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lyn98.service It was plain enough to all the officers and men that the commander knew what to do in the emergency, and every one was energetic in the 352 discharge of his duty. Mr. Ambleton was fully alive to the peril of the moment, and he was careful to make his aim sure with the great gun. It had been loaded before with a solid shot, and presently the steamer was shaken to her keel by the concussion of its discharge. 85 "Did you keep a copy of that report?" "Produce it, if you please." "I have been living on a hot gridiron for the last ten days, and in the first moments of freedom I overstepped the limits of propriety. I hope we understand each other now, for we are engaged in an important enterprise, and we cannot afford to be at variance," replied the naval officer. "Our work is yet unfinished, though it has progressed admirably so far. Have I your permission to open this sealed envelope?" 215 "Tie his hands behind him," added Mr. Pennant to the men, who fell upon Flanger the moment he lighted in the bottom of the cutter. "Very easily, I think." "Now, Uncle Job, I want you to answer some questions," Mr. Pennant began. "Quartermaster, strike one bell," said Christy. Christy did not go near him, but he watched him very closely. He had not long to wait before Mr. Galvinne, who was then the officer of the deck, spoke to him, and they had quite a long conversation. He could not hear a word of it; but the fact that they were intimate enough to 112 hold what appeared to be a confidential interview was enough to satisfy the prisoner that the second lieutenant was the principle confederate of his cousin. How many of the crew were "packed" for the enterprise he could form no idea. "Then it follows that one of the two must be a Confederate who is on board of a United States 95 ship for some purpose not yet explained, but fairly supposed to be hostile." "Why do you say that we have struck the right man, Mike?" asked Mr. Pennant, caring little for the former relations of the two men. สลอตตรงไมผานเอเยนต "Very well; I will go back and tell the sick man the doctor's coming," added the soldier. "That will give him a hope, if nothing more." The venerable colored man, who had given so much assistance and information to the third lieutenant on shore, had no desire to leave his home, and he was landed in the darkness of the evening at a considerable distance from the fort. Christy 361 had rewarded him handsomely for the service he had rendered. The men in the first and second cutters had taken all the cotton in the small steamers, and put it on board of the Sphinx before they set them on fire. The four guns in the hold had been hoisted out to make room for the bales, and the vessel had been put in condition for her voyage. "I should think they would be safe with a guard," added Ralph. "You mean to dictate your orders to me," repeated the commander. Lieutenant Christopher Passford, in his two years' experience in the navy, had been under the fire of the enemy too many times to be intimidated by a burglar, and he felt a certain contempt for the midnight marauder, who had entered the mansion and disturbed his restful slumbers. He returned to his bed, therefore, and slept like a marine till the call bell woke him in the morning. CHAPTER II THE ABSCONDING MAN-SERVANT "Thank you, Captain Passford, and I cannot well help being less polite and less frank than you are; and I shall take the liberty of introducing myself to your acquaintance and good offices as Captain Boyd Flanger, lately in command of the steamer Floridian, entirely at your service." "Don't you know?" The late acting-commander did not leave the deck, as he would have been likely to do if he had been relieved and ordered to report on board of the flag-ship, though he might have been superseded as executive officer,—a position which he was clearly entitled to hold. A little later, the draft of seamen were ordered to file on board of the Bronx. Then the observer saw Mr. Galvinne, with a rather pompous gesture point to the men who were coming on board, and say something he 123 could not hear to Mr. Flint. He had evidently directed him to receive the seamen as they came on deck. This indicated that the late second lieutenant of the Vernon had been appointed executive officer of the Bronx. CHAPTER III CHRISTY PASSFORD IS UTTERLY CONFOUNDED "We are putting things to rights on board," replied Christy, who had not seen the doctor before, for he had retired early to his room. Christy had only time to tell very briefly the story of the adventure with Corny, and the capture of the Floridian, which he did for the purpose of introducing a matter of business in the line of his profession. The officers from the Bellevite asked him a great many questions, though he felt obliged to cut them short before they were half done with them. ro pg He had seen the commission which Corny presented to the captain of the Vernon, and recognized it as his own. In spite of the statements his cousin had made, Christy saw that the handwriting of the report he submitted as a copy of the genuine document was in Corny's usual handwriting. 99 Where had he obtained the commission, and where the original report? These were not hard questions, now that the preliminaries of the plot had been fully developed. "I am very glad to see you, Corny," continued 65 he who bore that name in reality. "I did not expect to find you on board of the Vernon. How are uncle Homer, aunt Lydia, and Gerty?" "Why was it necessary to give secret orders for such an expedition as this?" asked Corny. lyn98.service "If he does that, so much the better, for we shall have more time to prepare for a decided stroke," replied Christy. "I have my plan all ready, though of course it may fail, and to-night we may all be prisoners of war." "Your name is not Walsh!" exclaimed Christy with a frown. He did not do quite as well every time, but in two hours there was not a gun in place on the barbette of the fort. 74 "I should say there would be no difficulty in settling this question," said Mr. Salisbury. "The plan was not finally successful, more is the pity," added the Southern gentleman.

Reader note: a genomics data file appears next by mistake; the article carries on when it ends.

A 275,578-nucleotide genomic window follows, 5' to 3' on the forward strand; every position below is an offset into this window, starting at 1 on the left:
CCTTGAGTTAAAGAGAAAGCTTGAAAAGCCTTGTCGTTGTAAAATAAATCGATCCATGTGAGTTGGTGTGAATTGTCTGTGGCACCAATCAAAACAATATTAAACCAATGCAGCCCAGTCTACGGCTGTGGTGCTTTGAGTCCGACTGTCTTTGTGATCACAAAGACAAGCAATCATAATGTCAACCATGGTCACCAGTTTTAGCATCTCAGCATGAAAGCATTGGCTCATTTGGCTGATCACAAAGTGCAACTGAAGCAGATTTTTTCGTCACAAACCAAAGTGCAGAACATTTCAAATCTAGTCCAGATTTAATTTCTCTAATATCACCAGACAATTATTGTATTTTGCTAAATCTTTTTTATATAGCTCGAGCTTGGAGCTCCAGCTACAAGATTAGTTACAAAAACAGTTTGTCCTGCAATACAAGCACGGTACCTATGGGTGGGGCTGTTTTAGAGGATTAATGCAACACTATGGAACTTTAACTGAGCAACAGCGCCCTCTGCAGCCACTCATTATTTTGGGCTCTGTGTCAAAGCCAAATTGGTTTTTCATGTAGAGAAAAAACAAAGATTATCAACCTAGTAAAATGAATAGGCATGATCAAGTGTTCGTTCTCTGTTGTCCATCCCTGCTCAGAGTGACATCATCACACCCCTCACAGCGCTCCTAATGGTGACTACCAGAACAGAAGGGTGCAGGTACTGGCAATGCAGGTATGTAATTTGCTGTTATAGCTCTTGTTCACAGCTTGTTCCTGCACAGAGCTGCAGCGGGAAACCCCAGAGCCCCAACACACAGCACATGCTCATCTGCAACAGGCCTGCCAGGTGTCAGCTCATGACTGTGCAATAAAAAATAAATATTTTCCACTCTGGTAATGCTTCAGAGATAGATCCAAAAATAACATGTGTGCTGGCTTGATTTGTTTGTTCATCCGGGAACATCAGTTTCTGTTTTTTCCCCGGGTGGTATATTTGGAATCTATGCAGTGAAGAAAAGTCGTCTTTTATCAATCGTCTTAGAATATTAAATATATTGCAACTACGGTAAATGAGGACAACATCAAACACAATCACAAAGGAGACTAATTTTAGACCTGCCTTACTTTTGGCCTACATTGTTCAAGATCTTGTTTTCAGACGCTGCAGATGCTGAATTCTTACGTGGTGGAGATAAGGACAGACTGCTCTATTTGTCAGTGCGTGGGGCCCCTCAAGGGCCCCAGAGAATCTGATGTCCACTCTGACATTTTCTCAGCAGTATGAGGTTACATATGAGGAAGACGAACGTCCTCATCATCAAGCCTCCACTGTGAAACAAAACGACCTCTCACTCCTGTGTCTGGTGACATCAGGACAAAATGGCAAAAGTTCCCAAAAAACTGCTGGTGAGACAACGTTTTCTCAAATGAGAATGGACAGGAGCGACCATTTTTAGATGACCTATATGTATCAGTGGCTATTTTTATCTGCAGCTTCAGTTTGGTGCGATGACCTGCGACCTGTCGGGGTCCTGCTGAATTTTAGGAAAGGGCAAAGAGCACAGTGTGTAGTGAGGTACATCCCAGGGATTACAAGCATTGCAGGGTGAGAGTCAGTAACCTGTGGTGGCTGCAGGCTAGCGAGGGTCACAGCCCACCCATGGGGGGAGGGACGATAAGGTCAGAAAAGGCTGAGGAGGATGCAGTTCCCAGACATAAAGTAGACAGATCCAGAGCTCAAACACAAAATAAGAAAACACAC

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lyn98.service "You will be in command of a steamer, Christy, when you reach the Gulf. I hope you will not be rash, and try to do too much," said Mrs. Passford, as they rose from the table. 200 The men gave three hearty cheers as they were dismissed, proving to the commander that Pennant was a popular man among them, as Camden had also been proved to be when his appointment had been announced to the starboard watch. As in politics, legislation, war, and business, the masses of the people soon ascertain who are their natural leaders, the crew of the Bronx, or that portion who had come from New York in the Vernon, had been prompt in discovering the abilities of the two men now promoted. "Find a bag, for we shall throw that valise overboard," added Mr. Flint. "Only twenty, sar; all gone ober to New Orleans, sar." "I have heard of it; and in quite a number of instances, Confederates have been put on board of steamers for the purpose of taking them from their officers," added the captain. "At the same time, I do not see that I can decide this question 90 on any other evidence than that of the commission and other official documents." "The first cutter of the United States steamer Bronx! Heave to, and give an account of yourselves," hailed the officer in command. "Stand by to lay on your oars!" he added in a lower tone to his crew. "Oars!" "I done do what I thought was right, Captain Passford, though folks like that fellow think a poor nigger is no account," replied the steward, putting every tooth in his head on exhibition. 148 Mr. Galvinne had proved himself to be a very gentlemanly officer in what little Christy had seen of him on the voyage from New York; but the situation was entirely changed so far as he was concerned. It appeared from the conversation, as the listener had for some time supposed, that the second lieutenant of the Vernon was the real leader of the enterprise of which Corny was the nominal head. Probably the restraint of over a week imposed upon him had fretted his spirit, and when he found himself alone with his incompetent superior, he became conscious of the superiority his knowledge and training gave him. "I have done something in the business, and perhaps I can cure the man who is sick, if they have the proper medicine," added the officer. Christy did not believe that the second lieutenant would turn in at the time indicated, though he might make a pretence of doing so, and shut himself up in his stateroom. Mr. Galvinne proceeded to say that he should have Rockton and Warton ready to make Mr. Flint a prisoner in case he became too inquisitive. Nichols and Sayles would 160 be available near the quarter-deck in case any demonstration was made by any portion of the crew. This matter was fully discussed during the next two months; and at the end of that time the young lieutenant was again in condition for duty. Both Mr. Camden and Mr. Pennant obtained the appointment of ensign on the strength of his reports. Christy was as earnest as ever in his desire to Stand by the union; he was ordered to the Bellevite as second lieutenant, and, after three months' absence, went to the Gulf again, where we shall find him once more, both on sea and shore, Fighting for the Right. "It was a great mistake," repeated the dignified gentleman, shaking his head. winner999 เครดตฟร Dave was standing by the door when he entered his cabin. Seated at the table was a man of stalwart frame, who was helping himself to the viands prepared for the commander, and making himself entirely at home. "Yes, ma'am," replied the man who had admitted Christy, and who was still wondering what fit, freak, or fancy had beset the young officer. "I must give up now, I fear," replied Christy feebly; and then he fainted. 153 "He is what the Yankees call smart, and I know he is all that," added Corny. "What do you suppose has become of him? When Captain Battleton sent for him in order to let the commodore see us both together, he could not be found. As you know, all three vessels were very thoroughly searched without any success." In fact, Captain Flanger seemed to be more disturbed at the accident to his proboscis, than by the failure of his quixotic scheme to capture the Bronx. He was certainly a very good-looking man, and took good care of his person, as indicated by the care bestowed upon his hair and beard. lyn98.service "I do not ask for it, though of course I am anxious to have the truth come out, for just now I am in disgrace as an impostor, to say nothing of being regarded as an enemy of the union," replied Christy. "He who occupies a stateroom in the steamer is my own cousin, and the pleasantest relations have always subsisted between our families. I have nothing against him personally, and I would do him a kindness as readily as ever before in my life." He had placed his valise in the gangway, and 86 he had not far to go to procure the report, his first draft of the document, which he had revised and copied at Bonnydale. The commission and other papers were all right in every respect. Christy handed his envelope to the commander, and he broke it open. It contained nothing but a lot of blank paper. "That is plain enough; and we only escaped it because you took it into your head to leave the Vernon at the time you left her. I think the Bronx would have gone into Pensacola Bay without 172 the least trouble, for I have no doubt Galvinne knew just what signals to make to Fort McRae, and just as well what ones to make to Fort Pickens. The ship would have been there by midnight, and up to that time I should have been asleep in my stateroom; and they would not have taken the trouble to call the watch below at that hour." "He might have taken Florry's watch, she was so careless as to leave on the table in the sitting-room," added she. เวบ ตรวจ สลากกนแบง รฐบาล "De steamer! wot's de steamer? Is't a Yankee gumboat?" demanded Uncle Job, opening his eyes with wonder and astonishment. Another shot followed the first, and dropped into the water; and if it had gone fifty feet farther, it would have struck the boat. "You could hardly have supposed that a little gunboat like the Bronx was sent all alone on such a mission." 310 "Not much, captain, for in our business we did not have anything to do with forts and such things," chuckled Mike. "The old quarters of the mechanics and laborers used to be on the Gulf shore, but they moved them up north of the fort, on the Grand Pass. About a mile east of the fort there is a big plantation." "At present, no, sir," replied the seaman decidedly. "I learned a few months ago that I failed to obtain the command of the steamer I brought home from Havana because it was said I took too much whiskey. I knocked off then, and have not drank a drop since." "Why not?" CHAPTER XV A REBELLIOUS AND PREJUDICED PRISONER "I have been wanting to see you, Christy," said the planter, as he approached his nephew. "I learn, with no little astonishment, that you are the commander of this steamer." "I don't wish to be rude with a gentleman as polite as yourself, Captain Passford; but you interrupted my remarks by rising from your chair," said Captain Flanger, with the revolver still poised in his hand, while he dropped the other with the handcuff upon it at his side. "Are those four very large,—long as this cabin is wide?" asked the lieutenant with interest. "Dr. Waterton," answered Mr. Pennant, giving 331 the first name that came into his head, for the medical title was the essential thing.